The Difference Between Rape and Statutory Rape
The crime of rape is defined as nonconsensual sexual intercourse normally by use of force, threat, or intimidation. Additionally, the illegal act of having sexual intercourse with a person below the age of consent, normally between the ages of 16 and 18, is considered to be “statutory rape” regardless if consent has been given.
Although many states have expanded upon the original definition of rape to include unwanted anal intercourse, unwanted oral sex, and non consensual penetration by any body part or object, the basis of these additions are based off of the common definition of rape which occurs at the moment of sexual penetration by the male sex organ. Rape in which threats or physical force is used to non consensually penetrate the female organ is the most notable form of rape, called “forcible rape”. It is also common for most states to have laws regarding multiple other types of rape in which the attacker forces the victim to drink alcohol or take drugs and is therefore unable to fight back their attacker let alone consent to sexual intercourse. Additionally, there are also laws preventing rape in which a victim is unable to give proper consent to any sexual act because of a mental illness or disability.
It it also common for state laws to divide the charge of rape into degrees. Second degree rape usually involves no other bodily harm other than the act of rape itself while first degree rape normally includes other types of additional physical injuries caused by the attacker other than the rape itself, which will normally carry more severe punishments and likely more jail time.
Most states across the country also have decided that if an attacker penetrates a victim non consensually, it is completely irrelevant if the two people involved are married or not. Although this is true, it is sometimes more difficult to show that the intercourse was non consensual when the two people are a married couple yet this depends almost entirely on the facts and context of the case.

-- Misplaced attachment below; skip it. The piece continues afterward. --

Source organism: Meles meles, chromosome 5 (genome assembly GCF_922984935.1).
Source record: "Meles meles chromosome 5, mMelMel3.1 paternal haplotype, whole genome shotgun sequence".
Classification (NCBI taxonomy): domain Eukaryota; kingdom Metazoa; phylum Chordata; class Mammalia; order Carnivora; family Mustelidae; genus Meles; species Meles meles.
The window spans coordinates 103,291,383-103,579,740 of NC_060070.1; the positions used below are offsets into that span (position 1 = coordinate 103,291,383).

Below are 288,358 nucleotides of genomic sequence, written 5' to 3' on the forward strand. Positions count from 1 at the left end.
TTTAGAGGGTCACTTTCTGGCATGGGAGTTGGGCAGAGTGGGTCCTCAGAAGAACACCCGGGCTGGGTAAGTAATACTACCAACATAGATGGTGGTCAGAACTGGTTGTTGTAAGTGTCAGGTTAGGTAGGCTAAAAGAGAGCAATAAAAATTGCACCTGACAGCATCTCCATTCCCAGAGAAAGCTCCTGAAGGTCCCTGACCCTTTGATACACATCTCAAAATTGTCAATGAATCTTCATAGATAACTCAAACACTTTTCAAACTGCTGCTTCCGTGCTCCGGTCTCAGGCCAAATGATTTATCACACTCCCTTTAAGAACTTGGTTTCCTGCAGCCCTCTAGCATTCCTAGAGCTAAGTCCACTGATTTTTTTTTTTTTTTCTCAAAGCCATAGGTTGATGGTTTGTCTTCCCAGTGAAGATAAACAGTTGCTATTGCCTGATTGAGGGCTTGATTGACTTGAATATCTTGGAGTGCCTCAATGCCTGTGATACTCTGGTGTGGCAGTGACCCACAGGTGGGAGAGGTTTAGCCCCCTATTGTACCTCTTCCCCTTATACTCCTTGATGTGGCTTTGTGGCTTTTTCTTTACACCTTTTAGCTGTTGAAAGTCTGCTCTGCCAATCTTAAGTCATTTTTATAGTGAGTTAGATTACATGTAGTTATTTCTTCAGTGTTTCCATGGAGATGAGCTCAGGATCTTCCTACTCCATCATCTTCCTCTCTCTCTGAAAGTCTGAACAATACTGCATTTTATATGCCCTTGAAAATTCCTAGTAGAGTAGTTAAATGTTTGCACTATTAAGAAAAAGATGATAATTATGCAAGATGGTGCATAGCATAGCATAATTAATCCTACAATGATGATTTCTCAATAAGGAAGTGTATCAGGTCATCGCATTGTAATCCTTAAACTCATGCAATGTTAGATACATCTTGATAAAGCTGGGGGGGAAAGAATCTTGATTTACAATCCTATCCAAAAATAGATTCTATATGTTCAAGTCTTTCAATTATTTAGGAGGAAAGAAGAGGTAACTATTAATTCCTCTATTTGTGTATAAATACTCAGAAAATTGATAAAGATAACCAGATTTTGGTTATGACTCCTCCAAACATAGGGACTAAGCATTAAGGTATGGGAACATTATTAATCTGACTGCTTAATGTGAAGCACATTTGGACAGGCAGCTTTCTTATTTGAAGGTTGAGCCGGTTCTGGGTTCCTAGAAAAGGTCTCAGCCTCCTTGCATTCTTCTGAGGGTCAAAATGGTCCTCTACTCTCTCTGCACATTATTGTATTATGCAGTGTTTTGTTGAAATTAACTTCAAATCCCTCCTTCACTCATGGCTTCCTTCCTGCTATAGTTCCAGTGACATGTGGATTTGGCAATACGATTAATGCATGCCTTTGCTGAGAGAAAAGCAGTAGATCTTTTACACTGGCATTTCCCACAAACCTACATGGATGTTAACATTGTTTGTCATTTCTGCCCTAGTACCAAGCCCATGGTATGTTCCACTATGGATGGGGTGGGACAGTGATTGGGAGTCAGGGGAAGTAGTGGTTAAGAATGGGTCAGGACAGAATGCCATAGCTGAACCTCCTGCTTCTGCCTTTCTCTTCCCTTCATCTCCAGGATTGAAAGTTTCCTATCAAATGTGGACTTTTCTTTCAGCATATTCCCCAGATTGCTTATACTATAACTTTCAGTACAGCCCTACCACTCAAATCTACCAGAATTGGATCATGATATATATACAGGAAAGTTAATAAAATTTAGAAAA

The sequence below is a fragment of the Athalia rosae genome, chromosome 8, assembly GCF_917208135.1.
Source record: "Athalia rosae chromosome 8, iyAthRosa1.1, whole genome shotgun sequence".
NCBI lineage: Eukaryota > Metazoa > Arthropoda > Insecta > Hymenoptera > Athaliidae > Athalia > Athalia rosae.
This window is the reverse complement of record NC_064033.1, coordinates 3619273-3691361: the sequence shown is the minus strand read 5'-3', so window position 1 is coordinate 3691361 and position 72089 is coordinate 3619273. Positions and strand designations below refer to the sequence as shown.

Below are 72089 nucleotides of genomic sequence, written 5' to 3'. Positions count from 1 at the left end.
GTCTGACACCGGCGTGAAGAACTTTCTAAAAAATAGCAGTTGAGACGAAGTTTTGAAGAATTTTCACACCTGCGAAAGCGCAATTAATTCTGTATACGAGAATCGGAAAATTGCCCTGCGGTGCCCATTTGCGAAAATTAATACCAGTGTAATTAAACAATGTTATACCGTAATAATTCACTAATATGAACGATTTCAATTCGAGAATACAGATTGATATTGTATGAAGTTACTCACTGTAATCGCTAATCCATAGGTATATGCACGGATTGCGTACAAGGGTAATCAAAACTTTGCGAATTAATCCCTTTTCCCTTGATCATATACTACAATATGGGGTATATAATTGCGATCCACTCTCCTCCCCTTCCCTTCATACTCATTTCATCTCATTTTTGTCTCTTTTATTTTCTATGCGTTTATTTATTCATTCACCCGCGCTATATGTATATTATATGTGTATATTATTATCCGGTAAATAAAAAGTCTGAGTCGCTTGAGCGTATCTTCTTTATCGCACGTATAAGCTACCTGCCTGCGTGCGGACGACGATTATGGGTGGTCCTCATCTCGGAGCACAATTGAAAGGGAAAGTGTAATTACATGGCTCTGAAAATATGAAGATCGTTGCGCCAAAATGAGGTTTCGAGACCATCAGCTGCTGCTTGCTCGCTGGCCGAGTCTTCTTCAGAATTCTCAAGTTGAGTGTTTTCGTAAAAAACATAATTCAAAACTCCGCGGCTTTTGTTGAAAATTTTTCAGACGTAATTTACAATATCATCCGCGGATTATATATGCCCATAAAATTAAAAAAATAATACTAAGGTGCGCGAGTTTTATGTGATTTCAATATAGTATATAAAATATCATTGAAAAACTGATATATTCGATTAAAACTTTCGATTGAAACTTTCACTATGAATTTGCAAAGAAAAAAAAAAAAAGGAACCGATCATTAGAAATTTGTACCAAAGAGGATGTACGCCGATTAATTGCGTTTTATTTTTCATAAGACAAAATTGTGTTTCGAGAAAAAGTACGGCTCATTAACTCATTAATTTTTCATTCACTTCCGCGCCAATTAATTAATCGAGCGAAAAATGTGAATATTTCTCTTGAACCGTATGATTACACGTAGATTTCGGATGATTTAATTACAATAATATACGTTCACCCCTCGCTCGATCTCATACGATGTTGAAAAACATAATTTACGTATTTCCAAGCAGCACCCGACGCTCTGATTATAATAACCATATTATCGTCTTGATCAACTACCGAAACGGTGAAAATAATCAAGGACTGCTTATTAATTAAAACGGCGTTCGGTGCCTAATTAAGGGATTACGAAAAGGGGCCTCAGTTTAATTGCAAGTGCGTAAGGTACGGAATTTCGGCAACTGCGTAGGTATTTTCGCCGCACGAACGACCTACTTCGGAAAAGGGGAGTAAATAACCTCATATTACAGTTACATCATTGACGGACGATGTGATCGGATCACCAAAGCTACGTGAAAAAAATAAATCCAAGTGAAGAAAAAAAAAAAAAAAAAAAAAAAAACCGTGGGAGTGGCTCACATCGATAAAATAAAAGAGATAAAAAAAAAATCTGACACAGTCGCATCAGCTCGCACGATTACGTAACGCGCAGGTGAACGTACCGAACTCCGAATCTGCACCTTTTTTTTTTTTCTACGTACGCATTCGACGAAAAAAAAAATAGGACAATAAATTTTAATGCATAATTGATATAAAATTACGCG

When a person unknown to the victim attacks and rapes them, it is commonly called “stranger rape”. Many times these crimes occur in isolated places where an attacker may find a victim alone and unable to reach help. On the other hand, in the case of “date rape”, the attacker and the victim did indeed know each other before the attack had occurred. It is usually a social or romantic relationship in which one party forces the other into any type of unwanted sexual contact. It is also possible for the two parties to have just met in a social setting when the rape occurs later within a short period of time.
Get an NJ Attorney Today
Being charged with any type of rape is extremely serious and should never be taken lightly. If you have been charged with rape it may be in your best interest to consult with a committed rape attorney with years of experience dealing with all types of rape cases. An experienced attorney will be able to understand and navigate the law. Contact John W. Tumelty today so that we may get started working on your case and get the best result possible for you.
The articles on this blog are for informative purposes only and are no substitute for legal advice or an attorney-client relationship. If you are seeking legal advice, please contact our law firm directly.